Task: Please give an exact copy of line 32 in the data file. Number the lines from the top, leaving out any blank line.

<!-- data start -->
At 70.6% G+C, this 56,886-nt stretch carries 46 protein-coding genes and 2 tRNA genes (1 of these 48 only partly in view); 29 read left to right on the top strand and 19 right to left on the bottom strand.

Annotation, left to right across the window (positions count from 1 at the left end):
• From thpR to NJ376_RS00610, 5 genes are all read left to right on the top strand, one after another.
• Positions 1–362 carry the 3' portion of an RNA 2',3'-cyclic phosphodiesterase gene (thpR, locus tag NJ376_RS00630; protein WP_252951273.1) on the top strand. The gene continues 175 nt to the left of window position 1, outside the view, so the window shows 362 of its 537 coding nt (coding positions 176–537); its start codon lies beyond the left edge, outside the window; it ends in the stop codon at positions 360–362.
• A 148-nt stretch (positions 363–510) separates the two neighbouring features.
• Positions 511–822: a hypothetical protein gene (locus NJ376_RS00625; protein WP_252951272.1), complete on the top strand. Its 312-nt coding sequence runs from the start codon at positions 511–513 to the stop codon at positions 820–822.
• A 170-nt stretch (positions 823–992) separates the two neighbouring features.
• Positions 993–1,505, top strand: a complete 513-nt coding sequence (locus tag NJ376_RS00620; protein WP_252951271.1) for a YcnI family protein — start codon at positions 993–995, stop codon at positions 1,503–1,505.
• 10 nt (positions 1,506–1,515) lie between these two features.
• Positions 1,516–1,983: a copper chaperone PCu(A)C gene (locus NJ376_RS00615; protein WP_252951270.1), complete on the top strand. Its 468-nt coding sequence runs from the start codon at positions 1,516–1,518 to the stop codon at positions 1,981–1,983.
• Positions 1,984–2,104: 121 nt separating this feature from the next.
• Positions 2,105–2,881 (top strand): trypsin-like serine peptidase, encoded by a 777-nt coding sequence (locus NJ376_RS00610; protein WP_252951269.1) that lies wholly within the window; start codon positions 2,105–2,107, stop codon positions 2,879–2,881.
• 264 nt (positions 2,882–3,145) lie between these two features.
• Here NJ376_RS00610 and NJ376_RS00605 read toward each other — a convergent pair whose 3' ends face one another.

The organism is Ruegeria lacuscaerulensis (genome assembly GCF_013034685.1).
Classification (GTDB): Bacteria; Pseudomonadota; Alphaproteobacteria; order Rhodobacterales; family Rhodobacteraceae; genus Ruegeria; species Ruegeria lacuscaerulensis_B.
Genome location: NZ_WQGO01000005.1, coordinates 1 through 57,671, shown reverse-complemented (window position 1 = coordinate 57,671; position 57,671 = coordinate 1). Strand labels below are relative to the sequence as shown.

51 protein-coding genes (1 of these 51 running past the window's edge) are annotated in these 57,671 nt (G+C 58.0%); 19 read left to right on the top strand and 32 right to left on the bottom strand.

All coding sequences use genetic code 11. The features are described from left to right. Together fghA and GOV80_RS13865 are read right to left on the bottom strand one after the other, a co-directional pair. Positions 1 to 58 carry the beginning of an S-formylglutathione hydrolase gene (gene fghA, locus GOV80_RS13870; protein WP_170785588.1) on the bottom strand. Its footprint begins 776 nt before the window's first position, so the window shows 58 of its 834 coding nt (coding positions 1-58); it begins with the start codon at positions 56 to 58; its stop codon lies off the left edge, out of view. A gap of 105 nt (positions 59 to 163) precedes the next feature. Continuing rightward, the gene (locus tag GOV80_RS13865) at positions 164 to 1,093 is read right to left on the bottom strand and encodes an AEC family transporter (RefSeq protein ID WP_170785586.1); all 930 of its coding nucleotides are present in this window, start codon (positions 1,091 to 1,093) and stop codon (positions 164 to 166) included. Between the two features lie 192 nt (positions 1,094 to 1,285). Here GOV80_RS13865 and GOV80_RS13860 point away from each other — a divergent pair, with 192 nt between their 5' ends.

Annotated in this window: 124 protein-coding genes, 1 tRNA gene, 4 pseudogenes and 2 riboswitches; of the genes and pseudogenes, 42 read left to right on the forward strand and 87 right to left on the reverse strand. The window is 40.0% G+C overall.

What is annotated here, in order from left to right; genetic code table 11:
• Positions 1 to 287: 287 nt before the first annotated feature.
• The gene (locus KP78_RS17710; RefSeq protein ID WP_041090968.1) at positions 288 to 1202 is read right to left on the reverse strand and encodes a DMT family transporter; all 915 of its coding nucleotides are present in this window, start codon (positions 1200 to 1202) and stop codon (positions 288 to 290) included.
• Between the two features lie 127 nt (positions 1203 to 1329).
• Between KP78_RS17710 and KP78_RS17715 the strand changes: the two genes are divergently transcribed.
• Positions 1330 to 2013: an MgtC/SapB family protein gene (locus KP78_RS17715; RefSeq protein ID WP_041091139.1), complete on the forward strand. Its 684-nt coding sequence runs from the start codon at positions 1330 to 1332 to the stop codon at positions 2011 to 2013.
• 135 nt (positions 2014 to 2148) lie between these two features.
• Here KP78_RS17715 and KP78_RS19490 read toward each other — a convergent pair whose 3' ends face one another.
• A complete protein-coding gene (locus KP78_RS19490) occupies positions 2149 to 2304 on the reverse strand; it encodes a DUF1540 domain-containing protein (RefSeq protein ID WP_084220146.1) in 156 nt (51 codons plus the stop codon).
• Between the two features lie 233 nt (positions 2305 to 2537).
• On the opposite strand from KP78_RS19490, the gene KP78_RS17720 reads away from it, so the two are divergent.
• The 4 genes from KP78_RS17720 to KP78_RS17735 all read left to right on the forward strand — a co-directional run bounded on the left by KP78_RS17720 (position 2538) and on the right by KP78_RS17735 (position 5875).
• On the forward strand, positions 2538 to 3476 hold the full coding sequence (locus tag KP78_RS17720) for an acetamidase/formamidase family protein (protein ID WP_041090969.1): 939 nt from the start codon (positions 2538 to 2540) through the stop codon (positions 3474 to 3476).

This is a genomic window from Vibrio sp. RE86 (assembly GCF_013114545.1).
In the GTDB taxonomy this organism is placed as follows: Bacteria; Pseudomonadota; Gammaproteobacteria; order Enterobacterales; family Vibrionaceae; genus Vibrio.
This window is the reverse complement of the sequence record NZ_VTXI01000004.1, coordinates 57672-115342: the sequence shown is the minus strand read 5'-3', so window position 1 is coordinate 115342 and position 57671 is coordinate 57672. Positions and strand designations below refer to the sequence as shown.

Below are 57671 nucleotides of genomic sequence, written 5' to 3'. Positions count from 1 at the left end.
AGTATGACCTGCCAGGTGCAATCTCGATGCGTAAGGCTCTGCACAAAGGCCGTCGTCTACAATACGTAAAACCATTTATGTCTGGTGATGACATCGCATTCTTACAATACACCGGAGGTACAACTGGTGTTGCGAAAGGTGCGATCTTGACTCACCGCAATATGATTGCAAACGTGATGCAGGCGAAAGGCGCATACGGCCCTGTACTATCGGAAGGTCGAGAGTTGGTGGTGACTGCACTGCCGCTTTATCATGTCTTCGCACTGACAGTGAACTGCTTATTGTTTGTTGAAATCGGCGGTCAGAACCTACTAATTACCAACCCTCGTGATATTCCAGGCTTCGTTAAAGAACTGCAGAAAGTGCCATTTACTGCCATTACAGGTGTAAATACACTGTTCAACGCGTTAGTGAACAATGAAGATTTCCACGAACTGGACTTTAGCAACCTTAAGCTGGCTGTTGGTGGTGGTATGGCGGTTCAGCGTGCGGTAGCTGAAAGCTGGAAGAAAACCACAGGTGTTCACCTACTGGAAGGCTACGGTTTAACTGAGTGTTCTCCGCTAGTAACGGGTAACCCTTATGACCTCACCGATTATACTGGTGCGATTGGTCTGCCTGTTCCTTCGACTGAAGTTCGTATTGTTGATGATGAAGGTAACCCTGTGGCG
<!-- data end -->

• The 4 genes from KP78_RS17720 to KP78_RS17735 all read left to right on the forward strand — a co-directional run bounded on the left by KP78_RS17720 (position 2538) and on the right by KP78_RS17735 (position 5875).